Tag Archives: Edmond Barrett

Flops, Failure and Learning Experiences

So, about a month later than usual, I’ve finally gotten around to starting my taxes for 2017. Which gives an opportunity to reflect on my situation as it pertains to my writing.

2017 was the year I released my most recent book, namely this one:

It was also the first year since 2011 – when I first started publishing – in which I have not made money from my writing, in fact I racked up a financial loss large enough to be uncomfortable if bearable. The reason for the loss is on the face of it simple, Out of Era flopped. Completely and utterly. A bit of a pisser but there we are; it reviewed well but it didn’t sell beyond a handful. You hope that somewhere down the line it will pick up but really that’s grasping at straws, if it doesn’t kick off pretty much straight away it’s not going to.

So where did it go wrong?

So from here on we’re going firmly into the realm of anecdotal evidence. The last of my successful Nameless War series was released in September 2014, Out of Era came out in October 2017. That’s a big gap. In fact to be brutally honest it was probably too big a gap. I never stopped writing during that time but there were other priorities – I started dating a woman who I’m please to say has recently become my wife, I moved house into what was a bit of a fixer-upper and changed the day job for the first time in over fourteen years. The time slot for writing and its attendant activities basically took one hit after another. Meanwhile the world moved on and I suspect, most of the people that read and enjoyed the Nameless War forgot me enough that the name Edmond Barrett, stopped triggering any kind of mental response when looking at Amazon for something to read. Years ago, before I started publishing I heard another writer claim that to make a living at it you needed to put out at least one book a year. I always found that extremely believable but I never came even close. To manage it I would have had to give up the day job, which when you have a mortgage and are the sole source of income to your household, isn’t really a runner unless you’re prepared to really live up to the starving artist cliche.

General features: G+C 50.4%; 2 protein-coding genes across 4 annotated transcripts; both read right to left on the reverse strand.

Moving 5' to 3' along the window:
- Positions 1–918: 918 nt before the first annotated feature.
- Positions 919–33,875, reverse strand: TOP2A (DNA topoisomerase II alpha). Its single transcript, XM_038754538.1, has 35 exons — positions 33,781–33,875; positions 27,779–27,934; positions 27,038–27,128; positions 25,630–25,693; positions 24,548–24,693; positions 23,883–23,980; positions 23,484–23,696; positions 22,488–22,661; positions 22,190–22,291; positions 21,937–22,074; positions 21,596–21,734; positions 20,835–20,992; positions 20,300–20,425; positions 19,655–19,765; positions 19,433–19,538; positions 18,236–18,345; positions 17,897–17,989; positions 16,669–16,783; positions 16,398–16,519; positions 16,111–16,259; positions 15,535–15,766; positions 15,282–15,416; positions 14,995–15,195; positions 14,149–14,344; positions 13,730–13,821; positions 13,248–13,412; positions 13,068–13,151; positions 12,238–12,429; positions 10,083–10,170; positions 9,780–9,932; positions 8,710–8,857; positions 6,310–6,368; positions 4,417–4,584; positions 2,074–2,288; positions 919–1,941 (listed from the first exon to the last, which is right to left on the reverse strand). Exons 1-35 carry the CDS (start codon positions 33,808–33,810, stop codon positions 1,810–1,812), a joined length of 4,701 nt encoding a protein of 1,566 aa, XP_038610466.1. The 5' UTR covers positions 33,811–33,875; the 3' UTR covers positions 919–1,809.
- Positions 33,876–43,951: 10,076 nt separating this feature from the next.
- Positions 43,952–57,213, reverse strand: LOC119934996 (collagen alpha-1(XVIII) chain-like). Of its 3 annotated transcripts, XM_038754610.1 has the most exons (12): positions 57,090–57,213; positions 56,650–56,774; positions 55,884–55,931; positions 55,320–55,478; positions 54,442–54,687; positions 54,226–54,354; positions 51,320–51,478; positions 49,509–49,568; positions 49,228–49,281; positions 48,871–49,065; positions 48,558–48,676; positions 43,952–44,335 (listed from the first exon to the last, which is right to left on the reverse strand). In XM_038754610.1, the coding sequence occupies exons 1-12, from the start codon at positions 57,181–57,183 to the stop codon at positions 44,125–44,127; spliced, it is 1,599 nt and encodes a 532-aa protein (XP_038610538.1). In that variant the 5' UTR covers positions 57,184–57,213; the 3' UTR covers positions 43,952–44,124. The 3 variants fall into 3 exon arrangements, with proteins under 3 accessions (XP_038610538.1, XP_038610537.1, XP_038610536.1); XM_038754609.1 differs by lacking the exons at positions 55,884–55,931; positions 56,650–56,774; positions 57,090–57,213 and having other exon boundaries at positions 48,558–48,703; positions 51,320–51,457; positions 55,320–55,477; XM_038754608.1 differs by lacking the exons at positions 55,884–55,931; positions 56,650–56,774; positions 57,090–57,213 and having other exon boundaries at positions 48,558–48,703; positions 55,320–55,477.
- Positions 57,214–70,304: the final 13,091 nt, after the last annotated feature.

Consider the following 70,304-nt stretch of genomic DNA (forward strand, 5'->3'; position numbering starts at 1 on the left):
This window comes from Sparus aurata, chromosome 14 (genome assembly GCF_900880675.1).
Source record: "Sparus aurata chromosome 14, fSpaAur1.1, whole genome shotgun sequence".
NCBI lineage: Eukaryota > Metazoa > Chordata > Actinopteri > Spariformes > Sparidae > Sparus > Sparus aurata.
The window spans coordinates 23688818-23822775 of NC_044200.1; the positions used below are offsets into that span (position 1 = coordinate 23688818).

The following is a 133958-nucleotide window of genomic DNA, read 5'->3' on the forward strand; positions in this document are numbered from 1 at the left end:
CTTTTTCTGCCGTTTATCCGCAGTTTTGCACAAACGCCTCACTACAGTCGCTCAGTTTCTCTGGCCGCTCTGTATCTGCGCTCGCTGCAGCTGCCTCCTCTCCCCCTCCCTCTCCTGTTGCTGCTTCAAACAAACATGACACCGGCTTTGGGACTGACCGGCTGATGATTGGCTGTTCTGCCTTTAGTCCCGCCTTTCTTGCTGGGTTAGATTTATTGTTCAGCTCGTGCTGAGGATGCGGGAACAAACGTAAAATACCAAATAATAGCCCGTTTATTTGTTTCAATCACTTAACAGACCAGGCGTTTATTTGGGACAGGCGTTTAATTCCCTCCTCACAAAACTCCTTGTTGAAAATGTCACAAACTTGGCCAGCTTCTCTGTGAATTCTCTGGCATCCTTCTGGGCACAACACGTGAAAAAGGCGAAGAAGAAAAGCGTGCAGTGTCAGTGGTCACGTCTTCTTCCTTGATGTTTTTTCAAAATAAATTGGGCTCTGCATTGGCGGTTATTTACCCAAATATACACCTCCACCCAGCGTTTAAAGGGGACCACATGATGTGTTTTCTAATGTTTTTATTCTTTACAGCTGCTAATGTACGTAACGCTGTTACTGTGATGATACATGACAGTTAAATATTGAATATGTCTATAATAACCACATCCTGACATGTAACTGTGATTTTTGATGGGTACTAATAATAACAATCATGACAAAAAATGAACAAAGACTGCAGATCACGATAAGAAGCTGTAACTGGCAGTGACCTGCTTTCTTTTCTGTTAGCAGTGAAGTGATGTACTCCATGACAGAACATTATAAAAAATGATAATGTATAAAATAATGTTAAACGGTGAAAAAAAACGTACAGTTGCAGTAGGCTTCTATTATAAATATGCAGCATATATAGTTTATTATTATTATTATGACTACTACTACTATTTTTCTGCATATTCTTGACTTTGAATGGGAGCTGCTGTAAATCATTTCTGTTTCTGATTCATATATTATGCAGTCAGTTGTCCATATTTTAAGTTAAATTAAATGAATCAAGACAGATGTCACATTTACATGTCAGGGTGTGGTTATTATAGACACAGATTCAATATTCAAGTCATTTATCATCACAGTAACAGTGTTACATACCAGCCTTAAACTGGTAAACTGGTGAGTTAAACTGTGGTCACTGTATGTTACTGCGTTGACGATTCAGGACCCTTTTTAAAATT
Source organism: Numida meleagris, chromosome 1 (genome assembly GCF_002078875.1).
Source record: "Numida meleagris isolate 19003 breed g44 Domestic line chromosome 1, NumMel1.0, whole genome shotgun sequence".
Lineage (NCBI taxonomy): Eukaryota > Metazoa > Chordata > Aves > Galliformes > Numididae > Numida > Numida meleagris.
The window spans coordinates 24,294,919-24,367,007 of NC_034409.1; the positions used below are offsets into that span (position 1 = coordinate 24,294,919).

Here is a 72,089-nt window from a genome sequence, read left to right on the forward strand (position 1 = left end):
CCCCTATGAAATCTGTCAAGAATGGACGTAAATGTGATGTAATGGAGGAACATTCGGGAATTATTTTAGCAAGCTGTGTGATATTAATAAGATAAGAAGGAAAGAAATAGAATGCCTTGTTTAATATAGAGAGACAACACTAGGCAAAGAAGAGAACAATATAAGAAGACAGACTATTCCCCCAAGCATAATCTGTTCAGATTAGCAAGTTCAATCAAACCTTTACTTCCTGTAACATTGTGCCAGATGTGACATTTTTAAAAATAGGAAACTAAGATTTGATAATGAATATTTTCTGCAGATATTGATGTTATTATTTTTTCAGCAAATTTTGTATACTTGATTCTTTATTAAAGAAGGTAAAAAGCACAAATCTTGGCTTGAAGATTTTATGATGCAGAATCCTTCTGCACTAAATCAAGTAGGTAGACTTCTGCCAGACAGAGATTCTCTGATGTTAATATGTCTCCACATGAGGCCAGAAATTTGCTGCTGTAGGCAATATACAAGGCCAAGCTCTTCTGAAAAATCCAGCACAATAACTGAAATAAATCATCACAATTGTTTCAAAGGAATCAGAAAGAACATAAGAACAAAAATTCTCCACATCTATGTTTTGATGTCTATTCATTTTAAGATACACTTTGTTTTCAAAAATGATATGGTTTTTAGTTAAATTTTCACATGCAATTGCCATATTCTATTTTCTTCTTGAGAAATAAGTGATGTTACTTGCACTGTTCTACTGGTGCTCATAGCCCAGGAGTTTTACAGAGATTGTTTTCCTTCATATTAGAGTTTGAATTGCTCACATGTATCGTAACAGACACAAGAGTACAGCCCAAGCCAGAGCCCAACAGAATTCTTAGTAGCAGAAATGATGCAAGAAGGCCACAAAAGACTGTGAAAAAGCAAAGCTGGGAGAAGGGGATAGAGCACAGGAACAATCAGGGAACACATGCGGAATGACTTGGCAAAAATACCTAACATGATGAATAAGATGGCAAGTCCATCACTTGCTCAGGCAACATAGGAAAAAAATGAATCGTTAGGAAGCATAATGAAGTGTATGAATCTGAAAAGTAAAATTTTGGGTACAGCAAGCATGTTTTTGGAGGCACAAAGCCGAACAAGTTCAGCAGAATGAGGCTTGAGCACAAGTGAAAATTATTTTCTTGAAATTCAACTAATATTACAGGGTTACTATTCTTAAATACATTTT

The next factor which compounded the first was that I changed genre. My name and reputation as a writer was made in military science fiction; Out of Era is time travel. If you aren’t into science fiction that distinction might sound wafer thin but in fact is a significant gap. I’m not a known name in time travel stories so Out of Era had to go it alone. Had there been less of a gap between books, meaning had it come out while the final book of the Nameless War – the Last Charge was still selling in significant numbers there would have been a better chance of readers following me into the new genre. Which in turn would have boosted my visibility to potential readers who never heard tell of me. So Out of Era just got lost in the crowd. I did try some advertising but the problem there is you can burn a lot of money very quickly for very little return.

Another fact is that to my mind self publishing in 2017 isn’t what it was back in 2011. I know e-readers have been around since well before then but in 2011 they were the new must have gadget. Since there is nothing as useless as a e-reader with no books, people were looking for content and when Amazon opened its system to the self publishers there was suddenly a lot of cheap content. There’s no doubt a lot of it was bad but there was also some real gold and I had the good fortune to be a part of the first wave of e-book self publishers. There were a lot predictions that self publishing and e-books were going to kill publishing and paper books stone dead. That hasn’t worked out. What I think has happened is that e-books found their level. They aren’t going to go away but equally that first great rush came to an end.